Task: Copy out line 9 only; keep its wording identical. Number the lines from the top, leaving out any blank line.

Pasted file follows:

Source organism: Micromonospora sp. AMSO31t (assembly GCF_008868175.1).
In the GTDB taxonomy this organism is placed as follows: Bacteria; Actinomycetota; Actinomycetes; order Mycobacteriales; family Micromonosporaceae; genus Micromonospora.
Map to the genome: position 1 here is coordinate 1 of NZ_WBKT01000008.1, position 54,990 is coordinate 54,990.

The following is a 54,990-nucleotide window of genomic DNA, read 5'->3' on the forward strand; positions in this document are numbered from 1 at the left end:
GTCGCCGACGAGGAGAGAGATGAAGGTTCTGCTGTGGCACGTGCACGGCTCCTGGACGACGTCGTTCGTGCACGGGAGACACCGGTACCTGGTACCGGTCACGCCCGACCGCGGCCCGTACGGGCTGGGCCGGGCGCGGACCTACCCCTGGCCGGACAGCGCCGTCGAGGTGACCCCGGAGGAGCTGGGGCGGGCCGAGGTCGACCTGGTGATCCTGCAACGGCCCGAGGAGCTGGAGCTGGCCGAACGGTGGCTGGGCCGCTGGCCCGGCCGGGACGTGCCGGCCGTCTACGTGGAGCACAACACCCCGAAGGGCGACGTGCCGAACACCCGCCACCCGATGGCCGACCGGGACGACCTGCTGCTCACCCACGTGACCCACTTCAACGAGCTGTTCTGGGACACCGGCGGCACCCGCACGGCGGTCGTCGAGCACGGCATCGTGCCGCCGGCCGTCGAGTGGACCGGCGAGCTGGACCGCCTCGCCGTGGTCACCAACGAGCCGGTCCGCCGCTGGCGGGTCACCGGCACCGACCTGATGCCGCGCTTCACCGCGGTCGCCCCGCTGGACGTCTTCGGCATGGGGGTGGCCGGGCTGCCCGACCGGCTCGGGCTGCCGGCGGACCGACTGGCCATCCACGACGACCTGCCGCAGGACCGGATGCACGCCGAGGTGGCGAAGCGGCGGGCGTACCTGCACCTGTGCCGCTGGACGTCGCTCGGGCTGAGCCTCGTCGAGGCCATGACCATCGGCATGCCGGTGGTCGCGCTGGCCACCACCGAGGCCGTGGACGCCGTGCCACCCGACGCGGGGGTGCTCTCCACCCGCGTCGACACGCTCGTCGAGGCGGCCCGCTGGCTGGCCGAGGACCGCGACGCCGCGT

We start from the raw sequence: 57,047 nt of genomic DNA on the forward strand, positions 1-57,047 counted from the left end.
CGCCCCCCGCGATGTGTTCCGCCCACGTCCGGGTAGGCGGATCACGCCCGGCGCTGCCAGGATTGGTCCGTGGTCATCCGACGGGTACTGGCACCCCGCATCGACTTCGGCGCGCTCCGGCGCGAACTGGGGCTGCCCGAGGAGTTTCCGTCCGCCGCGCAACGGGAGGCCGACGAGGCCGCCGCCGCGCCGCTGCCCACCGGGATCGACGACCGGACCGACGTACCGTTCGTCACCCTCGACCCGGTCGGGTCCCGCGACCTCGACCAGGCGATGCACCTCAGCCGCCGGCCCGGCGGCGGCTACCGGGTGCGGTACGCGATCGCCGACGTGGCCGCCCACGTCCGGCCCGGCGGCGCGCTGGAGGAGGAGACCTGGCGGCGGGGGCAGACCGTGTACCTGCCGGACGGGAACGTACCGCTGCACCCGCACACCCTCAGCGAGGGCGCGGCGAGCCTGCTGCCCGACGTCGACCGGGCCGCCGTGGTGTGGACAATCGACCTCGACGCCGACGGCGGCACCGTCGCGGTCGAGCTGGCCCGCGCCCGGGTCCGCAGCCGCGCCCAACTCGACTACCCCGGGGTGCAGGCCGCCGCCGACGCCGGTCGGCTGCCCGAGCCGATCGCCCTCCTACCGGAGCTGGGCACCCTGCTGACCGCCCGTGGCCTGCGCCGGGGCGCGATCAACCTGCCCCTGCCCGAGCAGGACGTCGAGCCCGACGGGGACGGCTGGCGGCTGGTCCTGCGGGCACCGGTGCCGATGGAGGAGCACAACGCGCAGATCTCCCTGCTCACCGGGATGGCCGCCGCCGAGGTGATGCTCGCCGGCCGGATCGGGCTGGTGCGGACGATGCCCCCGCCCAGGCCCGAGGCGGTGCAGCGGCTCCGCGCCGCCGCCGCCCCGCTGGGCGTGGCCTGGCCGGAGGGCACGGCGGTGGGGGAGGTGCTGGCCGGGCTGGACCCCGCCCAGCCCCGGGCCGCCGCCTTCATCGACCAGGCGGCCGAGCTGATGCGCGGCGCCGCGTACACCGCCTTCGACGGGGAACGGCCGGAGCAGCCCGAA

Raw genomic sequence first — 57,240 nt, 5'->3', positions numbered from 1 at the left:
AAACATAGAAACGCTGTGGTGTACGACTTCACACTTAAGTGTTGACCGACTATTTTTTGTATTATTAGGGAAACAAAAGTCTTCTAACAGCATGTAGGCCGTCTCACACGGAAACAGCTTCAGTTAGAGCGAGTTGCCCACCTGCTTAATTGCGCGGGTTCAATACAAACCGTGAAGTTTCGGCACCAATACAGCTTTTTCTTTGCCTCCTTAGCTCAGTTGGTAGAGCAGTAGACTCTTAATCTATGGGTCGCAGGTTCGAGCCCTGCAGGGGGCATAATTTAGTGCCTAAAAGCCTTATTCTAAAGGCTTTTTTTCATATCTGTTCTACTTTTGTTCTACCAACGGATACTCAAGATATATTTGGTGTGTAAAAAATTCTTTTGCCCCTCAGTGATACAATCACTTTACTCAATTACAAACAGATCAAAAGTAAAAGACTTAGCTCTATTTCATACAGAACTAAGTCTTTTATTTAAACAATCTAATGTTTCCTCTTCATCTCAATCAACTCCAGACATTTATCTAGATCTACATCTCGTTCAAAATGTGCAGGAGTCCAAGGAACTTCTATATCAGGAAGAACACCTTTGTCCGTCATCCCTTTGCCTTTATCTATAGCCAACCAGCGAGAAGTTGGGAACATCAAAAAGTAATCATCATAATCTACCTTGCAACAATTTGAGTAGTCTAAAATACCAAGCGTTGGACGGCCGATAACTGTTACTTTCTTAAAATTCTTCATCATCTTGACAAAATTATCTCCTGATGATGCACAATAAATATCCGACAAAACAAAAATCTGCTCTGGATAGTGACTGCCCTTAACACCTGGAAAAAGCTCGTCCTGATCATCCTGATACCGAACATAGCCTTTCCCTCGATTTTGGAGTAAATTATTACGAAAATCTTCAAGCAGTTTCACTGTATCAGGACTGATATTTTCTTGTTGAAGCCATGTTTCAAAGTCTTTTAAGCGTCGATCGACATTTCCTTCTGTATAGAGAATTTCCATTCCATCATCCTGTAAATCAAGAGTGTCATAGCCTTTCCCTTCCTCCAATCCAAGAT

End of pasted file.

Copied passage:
AAACATAGAAACGCTGTGGTGTACGACTTCACACTTAAGTGTTGACCGACTATTTTTTGTATTATTAGGGAAACAAAAGTCTTCTAACAGCATGTAGGCCGTCTCACACGGAAACAGCTTCAGTTAGAGCGAGTTGCCCACCTGCTTAATTGCGCGGGTTCAATACAAACCGTGAAGTTTCGGCACCAATACAGCTTTTTCTTTGCCTCCTTAGCTCAGTTGGTAGAGCAGTAGACTCTTAATCTATGGGTCGCAGGTTCGAGCCCTGCAGGGGGCATAATTTAGTGCCTAAAAGCCTTATTCTAAAGGCTTTTTTTCATATCTGTTCTACTTTTGTTCTACCAACGGATACTCAAGATATATTTGGTGTGTAAAAAATTCTTTTGCCCCTCAGTGATACAATCACTTTACTCAATTACAAACAGATCAAAAGTAAAAGACTTAGCTCTATTTCATACAGAACTAAGTCTTTTATTTAAACAATCTAATGTTTCCTCTTCATCTCAATCAACTCCAGACATTTATCTAGATCTACATCTCGTTCAAAATGTGCAGGAGTCCAAGGAACTTCTATATCAGGAAGAACACCTTTGTCCGTCATCCCTTTGCCTTTATCTATAGCCAACCAGCGAGAAGTTGGGAACATCAAAAAGTAATCATCATAATCTACCTTGCAACAATTTGAGTAGTCTAAAATACCAAGCGTTGGACGGCCGATAACTGTTACTTTCTTAAAATTCTTCATCATCTTGACAAAATTATCTCCTGATGATGCACAATAAATATCCGACAAAACAAAAATCTGCTCTGGATAGTGACTGCCCTTAACACCTGGAAAAAGCTCGTCCTGATCATCCTGATACCGAACATAGCCTTTCCCTCGATTTTGGAGTAAATTATTACGAAAATCTTCAAGCAGTTTCACTGTATCAGGACTGATATTTTCTTGTTGAAGCCATGTTTCAAAGTCTTTTAAGCGTCGATCGACATTTCCTTCTGTATAGAGAATTTCCATTCCATCATCCTGTAAATCAAGAGTGTCATAGCCTTTCCCTTCCTCCAATCCAAGAT